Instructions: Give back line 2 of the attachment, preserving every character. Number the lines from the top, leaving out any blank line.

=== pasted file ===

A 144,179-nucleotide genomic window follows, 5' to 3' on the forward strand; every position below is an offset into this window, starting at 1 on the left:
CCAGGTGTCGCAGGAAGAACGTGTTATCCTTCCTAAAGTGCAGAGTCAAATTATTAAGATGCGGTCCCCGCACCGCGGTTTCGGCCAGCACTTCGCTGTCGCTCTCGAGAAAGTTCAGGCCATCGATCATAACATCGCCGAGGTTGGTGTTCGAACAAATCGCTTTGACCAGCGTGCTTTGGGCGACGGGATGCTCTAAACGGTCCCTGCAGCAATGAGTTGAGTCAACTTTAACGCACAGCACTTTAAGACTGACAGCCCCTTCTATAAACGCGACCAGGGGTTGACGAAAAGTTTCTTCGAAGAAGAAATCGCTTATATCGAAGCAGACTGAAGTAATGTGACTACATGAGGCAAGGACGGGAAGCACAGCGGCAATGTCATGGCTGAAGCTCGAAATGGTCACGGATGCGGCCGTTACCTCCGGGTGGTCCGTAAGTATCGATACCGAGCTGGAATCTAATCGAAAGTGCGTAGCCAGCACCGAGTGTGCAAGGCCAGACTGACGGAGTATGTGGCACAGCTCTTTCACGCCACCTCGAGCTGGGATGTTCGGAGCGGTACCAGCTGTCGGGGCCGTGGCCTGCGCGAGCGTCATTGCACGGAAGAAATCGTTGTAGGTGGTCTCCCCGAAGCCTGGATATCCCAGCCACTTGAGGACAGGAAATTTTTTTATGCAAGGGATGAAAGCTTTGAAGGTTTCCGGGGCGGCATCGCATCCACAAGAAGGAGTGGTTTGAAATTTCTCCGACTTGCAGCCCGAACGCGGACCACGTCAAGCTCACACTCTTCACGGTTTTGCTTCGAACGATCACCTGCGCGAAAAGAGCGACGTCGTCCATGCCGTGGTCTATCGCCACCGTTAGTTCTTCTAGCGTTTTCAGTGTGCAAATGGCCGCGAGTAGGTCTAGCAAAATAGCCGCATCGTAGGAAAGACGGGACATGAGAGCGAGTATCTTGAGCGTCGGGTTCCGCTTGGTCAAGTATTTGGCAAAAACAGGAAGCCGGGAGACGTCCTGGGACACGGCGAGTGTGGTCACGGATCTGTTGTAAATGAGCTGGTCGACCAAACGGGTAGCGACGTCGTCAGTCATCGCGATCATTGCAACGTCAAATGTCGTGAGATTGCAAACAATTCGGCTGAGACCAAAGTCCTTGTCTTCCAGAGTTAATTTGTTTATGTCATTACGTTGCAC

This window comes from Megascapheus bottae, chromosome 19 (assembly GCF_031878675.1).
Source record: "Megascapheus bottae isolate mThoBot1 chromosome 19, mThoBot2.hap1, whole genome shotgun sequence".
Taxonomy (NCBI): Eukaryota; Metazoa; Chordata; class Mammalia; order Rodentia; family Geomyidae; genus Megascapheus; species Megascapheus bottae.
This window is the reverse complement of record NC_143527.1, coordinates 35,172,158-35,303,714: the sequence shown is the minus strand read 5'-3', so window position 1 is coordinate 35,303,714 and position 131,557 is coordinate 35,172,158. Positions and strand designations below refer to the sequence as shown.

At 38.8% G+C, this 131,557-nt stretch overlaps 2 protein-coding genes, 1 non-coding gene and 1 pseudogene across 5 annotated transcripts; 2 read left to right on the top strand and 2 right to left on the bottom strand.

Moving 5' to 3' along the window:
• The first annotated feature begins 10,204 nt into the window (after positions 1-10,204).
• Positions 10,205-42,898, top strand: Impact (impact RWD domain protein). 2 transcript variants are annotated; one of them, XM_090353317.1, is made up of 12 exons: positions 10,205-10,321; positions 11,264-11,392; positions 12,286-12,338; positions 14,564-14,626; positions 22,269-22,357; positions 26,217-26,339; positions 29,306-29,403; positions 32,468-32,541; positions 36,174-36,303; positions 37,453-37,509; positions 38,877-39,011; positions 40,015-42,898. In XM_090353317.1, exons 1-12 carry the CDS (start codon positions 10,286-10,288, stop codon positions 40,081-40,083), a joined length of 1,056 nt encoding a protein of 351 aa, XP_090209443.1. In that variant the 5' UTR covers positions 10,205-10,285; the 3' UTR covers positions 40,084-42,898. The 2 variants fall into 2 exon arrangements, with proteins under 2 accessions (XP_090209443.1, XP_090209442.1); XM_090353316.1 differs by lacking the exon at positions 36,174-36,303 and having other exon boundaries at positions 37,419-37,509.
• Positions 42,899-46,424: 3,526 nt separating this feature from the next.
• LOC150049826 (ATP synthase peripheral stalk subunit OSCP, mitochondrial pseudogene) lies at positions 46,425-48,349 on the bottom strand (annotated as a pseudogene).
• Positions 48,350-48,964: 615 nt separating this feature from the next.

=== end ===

CCAGGTGTCGCAGGAAGAACGTGTTATCCTTCCTAAAGTGCAGAGTCAAATTATTAAGATGCGGTCCCCGCACCGCGGTTTCGGCCAGCACTTCGCTGTCGCTCTCGAGAAAGTTCAGGCCATCGATCATAACATCGCCGAGGTTGGTGTTCGAACAAATCGCTTTGACCAGCGTGCTTTGGGCGACGGGATGCTCTAAACGGTCCCTGCAGCAATGAGTTGAGTCAACTTTAACGCACAGCACTTTAAGACTGACAGCCCCTTCTATAAACGCGACCAGGGGTTGACGAAAAGTTTCTTCGAAGAAGAAATCGCTTATATCGAAGCAGACTGAAGTAATGTGACTACATGAGGCAAGGACGGGAAGCACAGCGGCAATGTCATGGCTGAAGCTCGAAATGGTCACGGATGCGGCCGTTACCTCCGGGTGGTCCGTAAGTATCGATACCGAGCTGGAATCTAATCGAAAGTGCGTAGCCAGCACCGAGTGTGCAAGGCCAGACTGACGGAGTATGTGGCACAGCTCTTTCACGCCACCTCGAGCTGGGATGTTCGGAGCGGTACCAGCTGTCGGGGCCGTGGCCTGCGCGAGCGTCATTGCACGGAAGAAATCGTTGTAGGTGGTCTCCCCGAAGCCTGGATATCCCAGCCACTTGAGGACAGGAAATTTTTTTATGCAAGGGATGAAAGCTTTGAAGGTTTCCGGGGCGGCATCGCATCCACAAGAAGGAGTGGTTTGAAATTTCTCCGACTTGCAGCCCGAACGCGGACCACGTCAAGCTCACACTCTTCACGGTTTTGCTTCGAACGATCACCTGCGCGAAAAGAGCGACGTCGTCCATGCCGTGGTCTATCGCCACCGTTAGTTCTTCTAGCGTTTTCAGTGTGCAAATGGCCGCGAGTAGGTCTAGCAAAATAGCCGCATCGTAGGAAAGACGGGACATGAGAGCGAGTATCTTGAGCGTCGGGTTCCGCTTGGTCAAGTATTTGGCAAAAACAGGAAGCCGGGAGACGTCCTGGGACACGGCGAGTGTGGTCACGGATCTGTTGTAAATGAGCTGGTCGACCAAACGGGTAGCGACGTCGTCAGTCATCGCGATCATTGCAACGTCAAATGTCGTGAGATTGCAAACAATTCGGCTGAGACCAAAGTCCTTGTCTTCCAGAGTTAATTTGTTTATGTCATTACGTTGCAC